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Bactofection, a bacterial-mediated form of genetic transfer, is highlighted as an alternative mechanism for gene therapy. A key advantage of this system for immune-reactivity purposes stems from the nature of the bacterial host capable of initiating an immune response by attracting recognition and cellular uptake by antigen-presenting cells (APCs). The approach is also a suitable technique to deliver larger genetic constructs more efficiently as it can transfer plasmids of varying sizes into target mammalian cells. Given these advantages, bacterial vectors are being studied as potential carriers for the delivery of plasmid DNA into target cells to enable expression of heterologous proteins. The bacteria used for bactofection are generally nonpathogenic; however, concerns arise due to the use of a biological agent. To overcome such concerns, enhanced bacterial degradation has been engineered as an attenuation and safety feature for bactofection vectors. In particular, the ΦX174 lysis E (LyE) gene can be repurposed to both minimize bacterial survival within mammalian hosts while also improving overall gene delivery. More specifically, an engineered bacterial vector carrying the LyE gene showed improved gene delivery and safety profiles when tested with murine RAW264.7 macrophage APCs. This chapter outlines steps taken to engineer E. coli for LyE expression as a safer and more effective genetic antigen delivery bactofection vehicle in the context of vaccine utility.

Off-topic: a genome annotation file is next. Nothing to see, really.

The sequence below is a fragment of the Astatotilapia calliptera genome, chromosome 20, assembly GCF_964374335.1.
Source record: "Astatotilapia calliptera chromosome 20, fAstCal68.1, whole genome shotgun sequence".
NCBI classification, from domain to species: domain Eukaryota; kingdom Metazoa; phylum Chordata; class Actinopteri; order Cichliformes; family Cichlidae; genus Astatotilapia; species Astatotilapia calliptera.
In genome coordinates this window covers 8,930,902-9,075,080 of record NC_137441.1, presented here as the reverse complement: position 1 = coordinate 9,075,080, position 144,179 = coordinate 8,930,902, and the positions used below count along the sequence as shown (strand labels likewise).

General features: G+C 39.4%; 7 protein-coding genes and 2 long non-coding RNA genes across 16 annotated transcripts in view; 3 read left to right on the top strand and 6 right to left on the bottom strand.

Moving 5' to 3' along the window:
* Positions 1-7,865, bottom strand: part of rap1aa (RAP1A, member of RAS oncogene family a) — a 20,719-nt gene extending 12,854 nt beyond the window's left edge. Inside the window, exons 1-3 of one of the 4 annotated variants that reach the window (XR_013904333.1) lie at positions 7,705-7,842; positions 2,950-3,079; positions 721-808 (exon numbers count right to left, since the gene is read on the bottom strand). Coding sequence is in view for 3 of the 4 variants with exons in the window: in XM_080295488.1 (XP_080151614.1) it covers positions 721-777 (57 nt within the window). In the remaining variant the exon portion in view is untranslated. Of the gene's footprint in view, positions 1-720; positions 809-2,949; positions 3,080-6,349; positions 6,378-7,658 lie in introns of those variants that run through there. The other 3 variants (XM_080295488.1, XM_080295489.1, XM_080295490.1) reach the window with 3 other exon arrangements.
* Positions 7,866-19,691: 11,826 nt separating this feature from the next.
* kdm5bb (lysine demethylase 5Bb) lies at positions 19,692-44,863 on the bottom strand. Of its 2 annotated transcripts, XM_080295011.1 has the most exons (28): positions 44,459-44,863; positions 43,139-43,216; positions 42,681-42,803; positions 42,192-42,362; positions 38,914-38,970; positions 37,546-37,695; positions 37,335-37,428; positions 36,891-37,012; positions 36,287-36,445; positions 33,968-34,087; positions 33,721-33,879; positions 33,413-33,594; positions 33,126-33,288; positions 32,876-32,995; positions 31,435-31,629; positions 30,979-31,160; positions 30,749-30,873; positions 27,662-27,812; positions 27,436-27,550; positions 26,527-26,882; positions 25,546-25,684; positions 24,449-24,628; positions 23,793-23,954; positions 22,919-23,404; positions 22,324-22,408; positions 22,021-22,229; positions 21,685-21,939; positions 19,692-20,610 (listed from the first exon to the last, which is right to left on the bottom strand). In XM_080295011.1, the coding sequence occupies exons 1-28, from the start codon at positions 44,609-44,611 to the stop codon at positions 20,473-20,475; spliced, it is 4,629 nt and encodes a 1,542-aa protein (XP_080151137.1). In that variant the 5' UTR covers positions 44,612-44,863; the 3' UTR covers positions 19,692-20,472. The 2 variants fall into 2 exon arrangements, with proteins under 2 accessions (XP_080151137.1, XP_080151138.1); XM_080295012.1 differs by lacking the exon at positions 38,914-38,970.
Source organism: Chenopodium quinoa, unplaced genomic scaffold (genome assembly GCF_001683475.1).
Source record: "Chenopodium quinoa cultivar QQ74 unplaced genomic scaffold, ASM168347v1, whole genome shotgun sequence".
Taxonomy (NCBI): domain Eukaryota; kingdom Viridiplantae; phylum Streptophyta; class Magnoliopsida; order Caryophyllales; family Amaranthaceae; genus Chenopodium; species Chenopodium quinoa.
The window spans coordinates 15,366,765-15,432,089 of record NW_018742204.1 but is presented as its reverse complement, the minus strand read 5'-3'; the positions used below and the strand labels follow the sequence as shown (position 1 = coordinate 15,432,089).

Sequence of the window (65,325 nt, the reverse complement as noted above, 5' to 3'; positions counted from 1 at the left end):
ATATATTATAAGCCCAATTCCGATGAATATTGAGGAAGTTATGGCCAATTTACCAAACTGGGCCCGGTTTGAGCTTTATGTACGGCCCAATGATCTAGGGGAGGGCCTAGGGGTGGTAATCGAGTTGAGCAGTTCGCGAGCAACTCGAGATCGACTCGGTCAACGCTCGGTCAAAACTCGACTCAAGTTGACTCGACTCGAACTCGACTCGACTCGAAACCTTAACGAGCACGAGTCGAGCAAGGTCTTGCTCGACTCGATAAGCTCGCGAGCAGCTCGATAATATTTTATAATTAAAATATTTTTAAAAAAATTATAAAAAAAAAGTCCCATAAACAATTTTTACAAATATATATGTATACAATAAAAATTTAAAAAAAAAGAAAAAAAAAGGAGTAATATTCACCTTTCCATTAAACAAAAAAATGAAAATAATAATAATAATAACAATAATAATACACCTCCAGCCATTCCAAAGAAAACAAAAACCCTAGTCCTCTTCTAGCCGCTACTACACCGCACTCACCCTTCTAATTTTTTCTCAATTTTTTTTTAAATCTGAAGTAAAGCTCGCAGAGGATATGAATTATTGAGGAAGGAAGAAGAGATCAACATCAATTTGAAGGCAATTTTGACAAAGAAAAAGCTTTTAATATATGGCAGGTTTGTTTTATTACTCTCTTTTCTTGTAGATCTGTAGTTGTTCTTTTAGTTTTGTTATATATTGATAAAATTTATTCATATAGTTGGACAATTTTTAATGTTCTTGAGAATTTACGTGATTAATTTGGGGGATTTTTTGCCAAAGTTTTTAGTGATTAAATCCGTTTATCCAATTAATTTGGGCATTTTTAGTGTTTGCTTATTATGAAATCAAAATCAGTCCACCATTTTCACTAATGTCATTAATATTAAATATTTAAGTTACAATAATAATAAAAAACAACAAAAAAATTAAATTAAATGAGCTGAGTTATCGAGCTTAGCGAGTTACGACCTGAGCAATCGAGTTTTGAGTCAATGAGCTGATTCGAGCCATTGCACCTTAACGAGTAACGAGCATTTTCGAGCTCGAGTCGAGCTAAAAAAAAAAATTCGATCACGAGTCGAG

Dongwon Park, Andrew Hill, Blaine A Pfeifer. Improving E. coli Bactofection by Expression of Bacteriophage ΦX174 Gene E. Methods in molecular biology (Clifton, N.J.). 2021;2211:3-14

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PMID: 33336266

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